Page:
The manufacturers of training harness/apparatus claim their equipment will significantly reduce learning times for acquiring new jumps and help skaters to land advanced jumps more consistently in their programs with less practice time.

This equipment requires a trained coach for the skater to be able to use the equipment on the ice.

3.
One concept involves the continues rotation from takeoff through to the landing.

The elapsed time in the air is related to the speed across the ice and into the jumps and the tight rotation maintained throughout the takeoff to landing.

In Russia the coaches teach skaters the principles of achieving multi-revolutions from a standing position off ice.

Note: some coaches find it acceptable for their skaters to perform skidded takeoffs, hooked
takeoffs, and landings. The IJS has rules about down grading jumps that are under rotated.
Up to, but not exceeding 1/4 revolution is considered acceptable.


      Incorrect takeoff edges receive an edge alert or a edge announcement by the Technical panel in IJS.

Elapsed Air Time
      The time to complete a jump can be calculated depending on the height and weight of the skater and the speed the skater has into the jump and the actual height off the ice the skater achieves.

      Skaters must be aware of their core body position in the air and by understanding he details of each part of the jump from beginning to end. There are both aerodynamics and physics that combine in the technical part of jumping, but there are stamina and psychology parts to the successful jumping equation. There is huge impact on a one-eighth inch wide steel blade when landing jumps.

      It takes considerable strength to control the twisting motion on their skate and lower body when attempting to land  jump," The greater the number of rotations, the more the torque is transferred to the blade, boot, ankle, and knee on the landing foot.

      Skaters need to learn about the theory of jumping, including correct body positions, the distribution of weight, maintaining focus, rhythm/timing, and the body lean prior to taking off, in the air, and in the landing/exit.

      Gravity pulls on our body at a force of 9.81 meters per second per second. The complexity of Skating is due to other forces - velocity across the ice and centrifugal force created by the jump's spin rotation. The amount of rotation that necessary to perform the jump must also be canceled out to land on a controlled edge. The actual opening of the arms to cancel the rotation must start while the skater is in the air on the downward part of the jump.

      To practice strengthen the braking action must also involve coordinate with the free leg beginning the actual position of the free leg pushing backwards in a controlled manner over the tracing rather then in an arc that swings to the side combined with the skater breaking at the waist with the free leg ending in an arabesque position.

      The free leg in exiting a jump follows the same as path as when a skater exits from a fast upright back scratch spin. The free leg must uncrossed, going forward to lift over the landing/spin foot, allowing the free leg to achieve an arc to the side prior to extending back over the tracing.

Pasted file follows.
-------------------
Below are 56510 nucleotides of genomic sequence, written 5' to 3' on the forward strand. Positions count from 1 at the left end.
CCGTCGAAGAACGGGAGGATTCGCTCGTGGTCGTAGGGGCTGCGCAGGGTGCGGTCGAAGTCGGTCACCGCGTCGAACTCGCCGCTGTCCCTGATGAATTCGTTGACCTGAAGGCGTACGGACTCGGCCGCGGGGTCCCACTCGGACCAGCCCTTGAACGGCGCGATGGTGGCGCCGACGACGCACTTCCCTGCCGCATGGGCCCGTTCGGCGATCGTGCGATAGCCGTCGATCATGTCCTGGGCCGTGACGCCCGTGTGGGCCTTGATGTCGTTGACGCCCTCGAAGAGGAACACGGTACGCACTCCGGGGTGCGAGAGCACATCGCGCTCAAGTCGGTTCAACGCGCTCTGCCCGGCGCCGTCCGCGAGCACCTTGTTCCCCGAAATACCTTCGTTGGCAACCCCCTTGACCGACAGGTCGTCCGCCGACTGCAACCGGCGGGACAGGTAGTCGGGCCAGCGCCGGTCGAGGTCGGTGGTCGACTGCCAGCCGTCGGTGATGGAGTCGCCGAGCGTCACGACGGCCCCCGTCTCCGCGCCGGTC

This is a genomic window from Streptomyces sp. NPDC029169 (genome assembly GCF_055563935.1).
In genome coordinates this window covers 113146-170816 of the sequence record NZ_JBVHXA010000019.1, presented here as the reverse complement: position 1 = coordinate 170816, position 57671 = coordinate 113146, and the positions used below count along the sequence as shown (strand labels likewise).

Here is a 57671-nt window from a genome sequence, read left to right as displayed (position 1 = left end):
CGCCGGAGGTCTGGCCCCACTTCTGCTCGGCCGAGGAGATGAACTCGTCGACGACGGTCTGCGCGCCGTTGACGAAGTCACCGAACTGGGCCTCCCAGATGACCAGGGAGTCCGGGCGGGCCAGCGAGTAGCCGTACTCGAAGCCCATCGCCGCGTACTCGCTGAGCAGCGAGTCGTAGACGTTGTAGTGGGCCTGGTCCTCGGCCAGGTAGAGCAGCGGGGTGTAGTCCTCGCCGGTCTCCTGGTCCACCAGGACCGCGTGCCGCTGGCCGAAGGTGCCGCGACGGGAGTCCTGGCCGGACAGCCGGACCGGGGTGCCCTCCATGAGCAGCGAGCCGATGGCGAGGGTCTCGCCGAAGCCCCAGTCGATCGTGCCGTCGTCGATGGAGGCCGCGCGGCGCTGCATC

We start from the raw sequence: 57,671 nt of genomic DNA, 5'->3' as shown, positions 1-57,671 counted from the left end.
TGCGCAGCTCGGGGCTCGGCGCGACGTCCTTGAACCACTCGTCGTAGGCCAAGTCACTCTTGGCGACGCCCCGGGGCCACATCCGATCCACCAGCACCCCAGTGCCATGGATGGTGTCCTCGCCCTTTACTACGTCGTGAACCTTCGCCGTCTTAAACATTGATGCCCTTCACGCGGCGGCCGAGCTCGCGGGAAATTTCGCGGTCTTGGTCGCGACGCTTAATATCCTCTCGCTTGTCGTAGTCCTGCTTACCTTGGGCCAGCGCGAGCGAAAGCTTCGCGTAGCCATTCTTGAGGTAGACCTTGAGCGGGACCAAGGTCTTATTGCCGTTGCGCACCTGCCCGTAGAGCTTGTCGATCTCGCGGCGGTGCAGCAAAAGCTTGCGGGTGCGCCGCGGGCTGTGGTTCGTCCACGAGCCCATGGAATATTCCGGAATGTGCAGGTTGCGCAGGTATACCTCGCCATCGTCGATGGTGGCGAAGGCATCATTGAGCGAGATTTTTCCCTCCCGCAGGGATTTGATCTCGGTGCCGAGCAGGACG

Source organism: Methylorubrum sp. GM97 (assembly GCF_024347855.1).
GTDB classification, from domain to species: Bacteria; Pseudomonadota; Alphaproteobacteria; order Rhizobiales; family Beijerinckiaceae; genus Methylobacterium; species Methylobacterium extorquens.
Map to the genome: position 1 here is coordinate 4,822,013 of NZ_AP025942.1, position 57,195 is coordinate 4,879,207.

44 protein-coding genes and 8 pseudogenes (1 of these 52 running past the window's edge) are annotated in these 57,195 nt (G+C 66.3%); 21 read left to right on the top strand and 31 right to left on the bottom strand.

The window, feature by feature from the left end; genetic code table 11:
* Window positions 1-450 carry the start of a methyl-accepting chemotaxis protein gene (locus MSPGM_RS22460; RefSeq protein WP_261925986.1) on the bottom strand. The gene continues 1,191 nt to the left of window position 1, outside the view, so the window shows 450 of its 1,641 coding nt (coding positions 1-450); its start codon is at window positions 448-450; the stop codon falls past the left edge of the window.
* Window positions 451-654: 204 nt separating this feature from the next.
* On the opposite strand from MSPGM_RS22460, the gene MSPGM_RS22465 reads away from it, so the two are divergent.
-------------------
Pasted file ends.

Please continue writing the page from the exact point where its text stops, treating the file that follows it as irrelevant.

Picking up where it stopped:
Anything a skater does as a floor exercise should correspond directly with what is done on the ice. There are “off ice exercises” jump preparations, which compliment and correspond directly to on-ice jump landings! 

      Figure skaters, in all disciplines, benefit from ballet training. Skaters especially benefit from acquiring  flexibility on the bar combined with the control of arms, head, and foot positions related to core body alignment.

References:

Role of Physics in Skating

Developing A Training Plan

Training Considerations

Resources:

The following internet links have been gleaned from personal communications
combined with information from public institutions and athletic organizations/
associations that have a web presence with information concerning team and
individual sports programs:

  
Developing Training Plans for Athletes
Evaluation of Training
Age Training Guidelines
Components of Training Plan
Stages of Acquiring New Skills
Strategies for Training
Strategies for Competing
Fitness Training & Sports
Advanced Training
List Daily Training Tasks
Construction of a Training Plan
Developing An Annual Training Plan
Principles of Global Training
Competitive Training
Starting to Seriously Train
Skating Environment
Peaking Performance
Benefits of Cross Training
Principle of Varying Training
Varying Training Improves Results
Approaches to Training
Approaches to Jump Training 
Transference of Knowledge & Skills
Aerobic Activities
Anaerobic Activities
Exercises to Develop Coordination
Off-Ice Activities For Skaters
Fitness and Conditioning
Off-Season Conditioning Activities
Tips for Long Distance Traveling
Mental Barriers to Training & Competing
Mental Considerations for Athletic Training
Mental Considerations of Training
Mental Strategies for Training
Endurance Training Activities
Flexibility Training Activities
Bodyweight Exercise Training
Weight Training Activities
Brian Grasso Articles
Evaluation Assessment